• Students that have generated close to 1,000 face shields over the last couple of weeks for distribution to various area health centers are starting to reallocate 3D printing resources on campus to produce door openers. Adapting an open-source design, these units can be used to open doors and interact with keypads without having to physically touch such surfaces. The team can produce an estimated 1,500 per week and has already printed 400 units.

    Wayne State students are producing door openers using 3D printers


April 21, 2020

  • To support Wayne State University students affected by the current health crisis, the College of Engineering is partnering with Tata Technologies to provide free access to Tata's online learning solution i GET IT. This platform allows students to learn new manufacturing CAD and PLM skills online, anywhere, anytime, at their own pace. Students will have access to over 1,200 courses for Autodesk, Dassault Systèmes, PTC and Siemens PLM products, as well as related industry skills. i GET IT will be available through June 2020.
     
  • Gary Geller, BSEE '70, has been using his home 3D printer to create masks based on a design available online. In addition to the printed plastic parts, the masks include filter material made from an air conditioner filter, as well as a rubber band to hold the mask in place and a gasket (weather stripping) to provide a better seal between the mask and the face. He has been able to produce up to 30 masks per week, and each mask can eliminate the need for 90 disposable masks per month. Geller is connecting with Wayne State faculty and students that have been producing 3D-printed PPE to share best practices for scaling up mask production. Before retiring in California, Geller was the president and founder of Lasertron, a Florida-based manufacturer of stainless steel cabinets for indoor and outdoor kitchens.

    Gary Geller

  • The 3D printing efforts on campus have generated approximately 800 face shields that have been distributed to such hospitals as McLaren, DMC, Campus Health Center and Beaumont Dearborn (pictured below). Donations have also been made to the Wayne State mobile COVID testing site and to The Bay at Elmwood, a nursing home and rehabilitation center in Detroit. While leading the charge to keep printers running around the clock, mechanical engineering Ph.D. student Pawan Vedanti also successfully defended his doctoral dissertation last week.

    Beaumont Oakwood Dearborn

  • Sean Carroll, BSChE '14, MSBME '17, continues to raise money and recruit more help in 3D-printing face and eye shields for health care workers. He has been able to donate hundreds of PPE units, and last week secured a $2,500 grant from the Desai Sethi Foundation.

April 14, 2020

  • A research group led by Dongxiao Zhu, associate professor of computer science, is developing a novel AI-powered COVID-19 screening tool called COVID-Xpert that allows medical personnel to use X-ray chest radiography features to discern between features of normal, pneumonia and COVID-19 scans. This offers promise for a more rapid, accurate and inexpensive population screenings at urgent care or mobile testing centers. More information on this project will be available at engineering.wayne.edu in the coming days.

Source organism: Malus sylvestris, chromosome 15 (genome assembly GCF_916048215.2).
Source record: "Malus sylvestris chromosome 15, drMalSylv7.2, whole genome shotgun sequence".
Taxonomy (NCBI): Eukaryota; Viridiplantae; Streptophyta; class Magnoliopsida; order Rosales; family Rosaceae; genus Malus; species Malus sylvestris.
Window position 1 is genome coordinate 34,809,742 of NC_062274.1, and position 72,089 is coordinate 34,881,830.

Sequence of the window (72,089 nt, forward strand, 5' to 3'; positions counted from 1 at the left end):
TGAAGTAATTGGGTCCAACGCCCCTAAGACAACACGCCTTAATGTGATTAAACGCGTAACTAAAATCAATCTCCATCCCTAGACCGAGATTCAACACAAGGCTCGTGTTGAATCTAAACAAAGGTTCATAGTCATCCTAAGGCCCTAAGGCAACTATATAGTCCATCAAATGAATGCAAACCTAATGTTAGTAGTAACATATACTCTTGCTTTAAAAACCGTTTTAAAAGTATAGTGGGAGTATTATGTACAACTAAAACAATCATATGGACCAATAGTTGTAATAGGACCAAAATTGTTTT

• Arash Faryami, a first-year biomedical engineering Ph.D. student, has been working on an open source ventilator that, while not intended to replace resources and care provided by health care professionals, can be effective in increasing the capacity of medical centers and providing more tools for effective at-home care to patients. Most of its components are either repurposed from commonly available supplies or have been produced using 3D printing technology. The device manipulates hydrostatic pressure in interconnected water containers, as the flow of water from one container to another allows the displacement of air which is conducted through a series of tubes and one-way check valves.
     
  • Sean Carroll, BSChE '14, MSBME '17, started a GoFundMe to raise money in support of his efforts to 3D print face and eye shields for health care workers. He exceeded his goal of $2,000 in just three days, and has produced more than 500 units for distribution local hospitals such as Beaumont, Karmanos and DMC. Carroll is a research assistant in the School of Medicine and a co-founder of EnBiologics, a biotechnology and veterinary medicine company.
     
  • Shanshan Qiu, Ph.D. ISE '14, representing the Michigan Chinese American Coalition and the Ford Chinese Association, donated 600 medical masks to Children's Clinic of Michigan in Hamtramck and 400 to Greenfield Family Practice in Detroit last week. Qiu, an analytics scientist supervisor at Ford Motor Company, and others in her community are actively seeking more masks from overseas to help local citizens.
     
  • Eliezer Kotapuri, a Ph.D. student in the Global Executive Track program, is the chief clinical technology officer at Mass Technologies, a health care consulting company that provides clinical engineering programs and helps medical facilities improve processes, procedures and technology use. Mass Technologies is working with its clients to get closed hospital spaces open and ready for an influx of patients. Attempting to do the equivalent of one year's work in three weeks, the organization is working on reopening a 142-patient facility on the East coast.

Please let us know how you are fighting back against COVID-19 or reach out to those listed here or in our previous updates to see if they need help.


April 7, 2020